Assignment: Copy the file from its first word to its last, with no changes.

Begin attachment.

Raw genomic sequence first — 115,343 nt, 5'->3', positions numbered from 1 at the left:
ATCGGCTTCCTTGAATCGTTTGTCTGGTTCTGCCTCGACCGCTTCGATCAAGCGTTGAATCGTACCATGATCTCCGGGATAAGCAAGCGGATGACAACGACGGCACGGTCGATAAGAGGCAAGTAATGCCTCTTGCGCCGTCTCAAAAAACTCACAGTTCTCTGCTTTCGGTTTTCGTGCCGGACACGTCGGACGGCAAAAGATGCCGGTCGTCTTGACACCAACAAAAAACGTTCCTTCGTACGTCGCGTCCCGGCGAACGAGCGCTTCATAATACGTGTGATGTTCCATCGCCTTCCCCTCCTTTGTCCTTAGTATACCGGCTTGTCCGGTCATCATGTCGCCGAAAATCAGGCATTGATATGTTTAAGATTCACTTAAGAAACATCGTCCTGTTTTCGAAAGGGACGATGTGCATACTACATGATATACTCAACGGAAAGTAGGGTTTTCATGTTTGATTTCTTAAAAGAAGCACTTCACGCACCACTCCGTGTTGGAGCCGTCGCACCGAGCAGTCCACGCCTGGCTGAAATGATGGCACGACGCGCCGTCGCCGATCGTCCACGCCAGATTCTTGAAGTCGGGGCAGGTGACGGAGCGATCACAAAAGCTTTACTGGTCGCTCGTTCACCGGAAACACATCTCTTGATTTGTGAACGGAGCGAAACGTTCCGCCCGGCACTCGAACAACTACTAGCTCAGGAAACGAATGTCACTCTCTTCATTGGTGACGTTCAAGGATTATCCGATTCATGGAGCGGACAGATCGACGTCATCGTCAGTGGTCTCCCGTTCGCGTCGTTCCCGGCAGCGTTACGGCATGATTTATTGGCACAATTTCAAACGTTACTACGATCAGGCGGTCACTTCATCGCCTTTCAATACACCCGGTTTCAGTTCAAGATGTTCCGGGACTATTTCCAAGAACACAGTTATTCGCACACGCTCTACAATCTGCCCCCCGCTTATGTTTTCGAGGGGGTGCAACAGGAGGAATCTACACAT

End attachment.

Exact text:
Raw genomic sequence first — 115,343 nt, 5'->3', positions numbered from 1 at the left:
ATCGGCTTCCTTGAATCGTTTGTCTGGTTCTGCCTCGACCGCTTCGATCAAGCGTTGAATCGTACCATGATCTCCGGGATAAGCAAGCGGATGACAACGACGGCACGGTCGATAAGAGGCAAGTAATGCCTCTTGCGCCGTCTCAAAAAACTCACAGTTCTCTGCTTTCGGTTTTCGTGCCGGACACGTCGGACGGCAAAAGATGCCGGTCGTCTTGACACCAACAAAAAACGTTCCTTCGTACGTCGCGTCCCGGCGAACGAGCGCTTCATAATACGTGTGATGTTCCATCGCCTTCCCCTCCTTTGTCCTTAGTATACCGGCTTGTCCGGTCATCATGTCGCCGAAAATCAGGCATTGATATGTTTAAGATTCACTTAAGAAACATCGTCCTGTTTTCGAAAGGGACGATGTGCATACTACATGATATACTCAACGGAAAGTAGGGTTTTCATGTTTGATTTCTTAAAAGAAGCACTTCACGCACCACTCCGTGTTGGAGCCGTCGCACCGAGCAGTCCACGCCTGGCTGAAATGATGGCACGACGCGCCGTCGCCGATCGTCCACGCCAGATTCTTGAAGTCGGGGCAGGTGACGGAGCGATCACAAAAGCTTTACTGGTCGCTCGTTCACCGGAAACACATCTCTTGATTTGTGAACGGAGCGAAACGTTCCGCCCGGCACTCGAACAACTACTAGCTCAGGAAACGAATGTCACTCTCTTCATTGGTGACGTTCAAGGATTATCCGATTCATGGAGCGGACAGATCGACGTCATCGTCAGTGGTCTCCCGTTCGCGTCGTTCCCGGCAGCGTTACGGCATGATTTATTGGCACAATTTCAAACGTTACTACGATCAGGCGGTCACTTCATCGCCTTTCAATACACCCGGTTTCAGTTCAAGATGTTCCGGGACTATTTCCAAGAACACAGTTATTCGCACACGCTCTACAATCTGCCCCCCGCTTATGTTTTCGAGGGGGTGCAACAGGAGGAATCTACACAT